I’m on a major Waterboys kick at the moment. The albums A Pagan Place, This Is The Sea, and Fisherman’s Blues in particular. The expanded CD reissues of those are all wonderful – so much extra stuff, and almost all of it priceless! I only saw the Waterboys once, in Oxford in 1989, with a pack of Italian teenagers who were (unfortunately for them) under my tutelage at the time. The Italians were, by the end of the show, flabbergasted: “Why are they not huge, like U2?” I had no answer to that.
Mike Scott’s liner notes on these reissues are fun. Here’s an extract from his comments on This Is The Sea:
The album was made from a bedrock of 35-40 songs. If you enjoy the previously unheard songs included in this edition you may wonder why some weren’t included on the original album. The answer is that This Is The Sea had a will of its own – which I deciphered through my musical intuition – and it was clear that the nine songs on the finished record were the ones that were intended to be there. Those were my instructions and I obeyed them.
The outside musical influences that impacted on the making of This Is The Sea were the holy triumvirate of The Velvet Underground, Van Morrison’s Astral Weeks, and the ‘systems’ music of the American composer Steve Reich.
From The Velvet Underground I learned:
* inspired content wins over technical proficiency
* the elemental power of the two-chord song
* the glory of sustaining a single dynamic intensity for an entire track
* that untrained but self-aware playing has power and grace
From Astral Weeks I learned:
* the totemic song “Sweet Thing” and its tarra-ta-tarrat-ta-ta rhythm
* the delights of an expressively played double bass
* that string arrangements can be luminous and gossamer-light
From Steve Reich I learned:
* a new musical language not based on blues or celtic/american folk music
* intolerably beautiful ‘brass hangings’ – long sustaining chordals
* sudden short chord-bursts I call ‘oysters’
* short melodic motifs repeated at strategic points, played seemingly without emotion, but with emotional value due to their placing and context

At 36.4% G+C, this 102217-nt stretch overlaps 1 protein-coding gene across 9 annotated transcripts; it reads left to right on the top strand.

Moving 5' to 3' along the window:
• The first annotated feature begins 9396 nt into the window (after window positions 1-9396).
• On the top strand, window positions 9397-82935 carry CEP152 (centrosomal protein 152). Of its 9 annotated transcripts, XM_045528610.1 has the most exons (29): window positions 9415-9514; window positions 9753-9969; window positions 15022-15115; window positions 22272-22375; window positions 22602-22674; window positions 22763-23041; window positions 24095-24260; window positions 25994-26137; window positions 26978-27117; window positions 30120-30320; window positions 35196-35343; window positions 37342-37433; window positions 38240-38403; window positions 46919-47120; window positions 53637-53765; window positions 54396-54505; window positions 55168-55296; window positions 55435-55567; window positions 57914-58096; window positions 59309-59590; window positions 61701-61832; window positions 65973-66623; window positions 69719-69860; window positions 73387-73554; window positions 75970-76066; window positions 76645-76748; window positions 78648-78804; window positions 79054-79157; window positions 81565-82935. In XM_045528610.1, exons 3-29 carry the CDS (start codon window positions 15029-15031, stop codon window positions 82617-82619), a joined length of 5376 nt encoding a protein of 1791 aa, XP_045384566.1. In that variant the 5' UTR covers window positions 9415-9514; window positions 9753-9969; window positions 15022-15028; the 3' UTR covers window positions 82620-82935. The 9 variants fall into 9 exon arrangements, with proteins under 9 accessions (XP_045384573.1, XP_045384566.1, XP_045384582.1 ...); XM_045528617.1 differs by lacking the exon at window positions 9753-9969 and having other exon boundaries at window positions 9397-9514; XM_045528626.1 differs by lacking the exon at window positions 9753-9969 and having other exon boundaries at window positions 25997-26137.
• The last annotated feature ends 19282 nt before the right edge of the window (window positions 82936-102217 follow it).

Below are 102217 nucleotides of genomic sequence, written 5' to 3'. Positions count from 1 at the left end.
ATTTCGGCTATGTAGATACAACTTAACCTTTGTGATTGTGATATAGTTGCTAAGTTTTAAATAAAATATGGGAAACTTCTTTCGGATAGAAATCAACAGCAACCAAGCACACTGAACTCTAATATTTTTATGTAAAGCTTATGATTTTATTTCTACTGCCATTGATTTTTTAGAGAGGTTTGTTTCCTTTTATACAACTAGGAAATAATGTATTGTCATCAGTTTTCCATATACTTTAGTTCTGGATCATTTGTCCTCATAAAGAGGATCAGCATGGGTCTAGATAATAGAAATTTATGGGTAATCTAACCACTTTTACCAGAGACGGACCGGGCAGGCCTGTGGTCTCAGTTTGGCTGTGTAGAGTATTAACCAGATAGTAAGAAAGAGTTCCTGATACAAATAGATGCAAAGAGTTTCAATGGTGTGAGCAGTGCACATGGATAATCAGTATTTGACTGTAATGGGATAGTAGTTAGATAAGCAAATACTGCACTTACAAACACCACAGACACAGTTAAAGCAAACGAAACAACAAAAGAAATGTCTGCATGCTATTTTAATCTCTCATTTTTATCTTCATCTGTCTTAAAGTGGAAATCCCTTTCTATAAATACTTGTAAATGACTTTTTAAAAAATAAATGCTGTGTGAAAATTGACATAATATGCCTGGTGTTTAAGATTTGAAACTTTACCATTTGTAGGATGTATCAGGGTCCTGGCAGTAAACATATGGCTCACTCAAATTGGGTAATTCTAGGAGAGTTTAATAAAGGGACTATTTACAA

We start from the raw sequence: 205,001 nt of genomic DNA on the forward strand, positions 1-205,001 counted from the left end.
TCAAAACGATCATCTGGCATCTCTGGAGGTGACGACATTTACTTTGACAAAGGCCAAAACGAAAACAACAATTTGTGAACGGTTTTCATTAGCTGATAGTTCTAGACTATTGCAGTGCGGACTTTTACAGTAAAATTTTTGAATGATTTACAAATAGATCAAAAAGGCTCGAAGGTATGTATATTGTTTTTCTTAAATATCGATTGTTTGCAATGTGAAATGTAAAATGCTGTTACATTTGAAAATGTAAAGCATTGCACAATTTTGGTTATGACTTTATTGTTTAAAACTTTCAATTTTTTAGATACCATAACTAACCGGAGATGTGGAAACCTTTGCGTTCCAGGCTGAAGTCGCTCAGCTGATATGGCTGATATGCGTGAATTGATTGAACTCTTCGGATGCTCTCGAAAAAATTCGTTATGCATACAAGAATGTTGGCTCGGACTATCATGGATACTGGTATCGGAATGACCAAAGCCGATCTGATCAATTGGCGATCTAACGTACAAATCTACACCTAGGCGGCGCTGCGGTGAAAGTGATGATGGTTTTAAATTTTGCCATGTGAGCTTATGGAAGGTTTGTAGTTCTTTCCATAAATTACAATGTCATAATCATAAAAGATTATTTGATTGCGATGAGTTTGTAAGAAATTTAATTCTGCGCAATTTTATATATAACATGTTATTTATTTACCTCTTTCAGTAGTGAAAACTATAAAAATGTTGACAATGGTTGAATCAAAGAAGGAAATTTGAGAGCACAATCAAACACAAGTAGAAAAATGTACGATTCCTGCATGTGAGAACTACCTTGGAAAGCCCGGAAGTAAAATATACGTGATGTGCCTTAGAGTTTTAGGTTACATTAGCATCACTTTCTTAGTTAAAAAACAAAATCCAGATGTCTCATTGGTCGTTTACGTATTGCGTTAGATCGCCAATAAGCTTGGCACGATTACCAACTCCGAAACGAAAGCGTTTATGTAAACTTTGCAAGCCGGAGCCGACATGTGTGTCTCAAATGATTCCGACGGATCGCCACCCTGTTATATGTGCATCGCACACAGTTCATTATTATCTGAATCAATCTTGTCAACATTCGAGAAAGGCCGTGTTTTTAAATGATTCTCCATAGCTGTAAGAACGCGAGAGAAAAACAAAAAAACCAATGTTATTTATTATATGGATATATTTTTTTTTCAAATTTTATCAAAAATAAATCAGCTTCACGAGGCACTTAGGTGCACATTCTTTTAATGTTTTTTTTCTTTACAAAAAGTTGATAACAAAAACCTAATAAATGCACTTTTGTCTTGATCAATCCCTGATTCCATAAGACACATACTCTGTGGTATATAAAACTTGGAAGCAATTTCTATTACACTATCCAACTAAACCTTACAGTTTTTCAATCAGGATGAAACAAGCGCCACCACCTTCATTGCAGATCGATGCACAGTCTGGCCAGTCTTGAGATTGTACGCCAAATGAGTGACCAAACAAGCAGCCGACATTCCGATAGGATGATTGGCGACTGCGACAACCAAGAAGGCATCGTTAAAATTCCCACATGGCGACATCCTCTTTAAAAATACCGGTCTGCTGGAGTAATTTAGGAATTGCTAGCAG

* teeming, organic strings playing disciplined phrases
* multiple tambourines playing disciplined rhythms
We have never had a proposal for a book about the Waterboys. I’m not sure that it would sell, but I’d love to read one.
8 Thoughts to “lovers, thieves, fools and pretenders”
Just back from Brussels where I saw the Waterboys on March the 13th. I am from Ayrshire, near to where Mike Scott grew up, and have seen the band many times before, but they still managed to amaze me and the rest of the almost capacity audience. Well over 2 hours on stage including 3 encores and the band would not have been allowed to leave had the lights not been turned on. The new stuff from BoL was excellent, and there were no weaknesses in the band at all. If you can manage to catch their UK tour I recommend you do.
Hey, David — you’re so right about The Waterboys. Fisherman’s Blues is just best of best. But check out the new song from “Book of Lightning” on Mike’s mySpace page. What’s there is lovely. And you’d also like Steve’s band NoCrows, who’ve got a live cd now of their trad/wild gypsy jazz/Ennio Morricone/you name it. Ah. The Waterboys. Have loved them since 1989, and can’t wait to hear them in England this May.Best Annie
No, we haven’t done that yet. I don’t know how many artists would want to write about one of their own records, but it’s certainly a concept we’d be open to.
Have you ever had the creator of an album write a book about the album they created? What I’m saying is, I wonder if Mike Scott would be interested in writing a book about the Waterboys for the series.I’m a huge Waterboys fan. I’d buy one copy, and probably a couple extree for friends.
Man, if I thought the Waterboys’ book would sell (and I had time to go overseas to work on it) I would pitch the ish out of Fisherman’s Blues.
i agree. i’ve never heard The Waterboys, but after reading that liner notes excerpt, I’d read the hell out of a Waterboys book.
true…i’ve also bought a few books on albums i haven’t heard, ie “Sign O The Times” (i guess i’ve heard the singles, but still) and I enjoyed it immensely. I would totally buy a waterboys book. Never heard one song.
David –I know that you’re the editor of the 33 1/3 series, but does that somehow prevent you from writing a book of your own for the series? If you don’t, won’t you regret it? And The Waterboys, why not? I’d buy it, and I’ve never heard them.